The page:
When the NFC championship game went into overtime, the Guns N’ Roses fans standing in the bar area of Copps Coliseum knew it was going to be a long night. They figured Axl Rose was probably doing the same thing they were – watching the game on the nearest TV.

It was already past 10 p.m. and the opening bands – two spirited Canadian cowbell bangers called Danko Jones and Sebastian Bach – had finished their sets a while ago.

When would Guns N’ Roses actually take the stage?

The question had been at the back of everyone’s mind since the doors of Copps Coliseum opened at 7 p.m. It was a reasonable one, considering Axl’s notorious reputation for late starts and occasional no-shows. He has actually developed tardiness into a form of stage schtick. Real fans knew what to expect. But it was Sunday night, after all, and more than a few of devotees had made the mistake of bringing their bleary-eyed children. (What were they thinking?)

Mercifully, the Saints finished off the Vikings in short order.  Guns N’ Roses fans downed their beers and proceeded back to their seats. It wasn’t until 10:30 p.m. that the lights finally dimmed and the rock ’n’ roll spectacular known as a Guns N’ Roses concert finally got under way.

All eyes focused on Axl as the band struck up the opening chords of Chinese Democracy, the title song of the album he inexplicably struggled for more than 15 years to complete.  Thank goodness his hair had been freed from the cornrows he had sported on earlier tours. His thinning hair poked out under a black fedora, red kerchief and dark sunglasses. His striped shirt was unbuttoned enough to show a large crucifix guarding his chest hairs.

Axl looked good for a 47-year-old rocker. His trademark falsetto screech sounded even better.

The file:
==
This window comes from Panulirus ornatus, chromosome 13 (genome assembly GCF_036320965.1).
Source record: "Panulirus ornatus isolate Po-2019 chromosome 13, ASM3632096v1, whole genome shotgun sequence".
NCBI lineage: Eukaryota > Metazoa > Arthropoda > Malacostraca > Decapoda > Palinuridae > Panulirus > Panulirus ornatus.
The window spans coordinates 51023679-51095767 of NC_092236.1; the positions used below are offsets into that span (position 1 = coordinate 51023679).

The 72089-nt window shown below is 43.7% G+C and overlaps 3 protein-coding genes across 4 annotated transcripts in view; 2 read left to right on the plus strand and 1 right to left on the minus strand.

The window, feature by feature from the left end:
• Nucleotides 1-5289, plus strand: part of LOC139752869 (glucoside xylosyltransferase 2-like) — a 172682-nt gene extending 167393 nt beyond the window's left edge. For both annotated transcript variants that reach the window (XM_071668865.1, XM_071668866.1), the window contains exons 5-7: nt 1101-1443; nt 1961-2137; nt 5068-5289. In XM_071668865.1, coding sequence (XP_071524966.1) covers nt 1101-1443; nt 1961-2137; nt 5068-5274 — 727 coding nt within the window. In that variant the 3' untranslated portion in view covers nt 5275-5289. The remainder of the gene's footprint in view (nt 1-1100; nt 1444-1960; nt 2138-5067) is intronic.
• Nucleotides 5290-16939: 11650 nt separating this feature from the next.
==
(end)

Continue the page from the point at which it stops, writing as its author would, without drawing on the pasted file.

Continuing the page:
So it was surprising to see only about 5,500 people in attendance for what turned out to be an outstanding two-and-a-half-hour performance.  The upper tier of Copps was curtained off and there were empty seats in the back of the bottom tier. This band, in another incarnation featuring a guitarist named Slash, had once been at the top of world. Perhaps 15 years is just too long for some fans to wait.

Naturally, Axl was the centre of attention. All the other original band members have long since fled to other bands.  But it didn’t take long to realize Axl had assembled a highly skilled seven-piece set of replacements to back him.

Three lead guitarists flashed notes around the hockey rink like there was no tomorrow.  Richard Fortus scowled through his greasy hair and slung his guitar low, à la Keith Richards. Ron ‘Bumblefoot’  Thal  favoured a double-kneck model, à la Jimmy Page. 

The band’s newest star on guitar, DJ Ashba, sported a sparkly Gibson and crowned his head with a black top-hat (not quite as tall as the one Slash used to fashion with the GNR, but close). All three were granted spotlight solos, as did piano player Dizzy Reed. Axl seemed to be proving a point. He could get by fine without the old band, thanks.

With the help of a pyrotechnic battery,  they burned their way through much of the Chinese Democracy album, interspacing it with old faithfuls like Sweet Child o’ Mine, Welcome to the Jungle and Night Train, as well as a couple of covers (Paul McCartney’s Live and Let Die, and Bob Dylan’s Knockin’ on Heaven’s Door).  Axl pranced and preened, tossing his microphone stand around like it was a drum major’s baton. He worked up a big enough sweat to force at least five shirt changes. All  the while, the guitar onslaught continued. It was a grand show.

Still, it would have been better if GNR had started a little earlier.  The crowd wasn’t quite as perky at 1 a.m. for the Paradise City grand finale as it could have been. Maybe it’s time for Axl to change his schtick. His fans are growing older, too. And few can keep his privileged hours.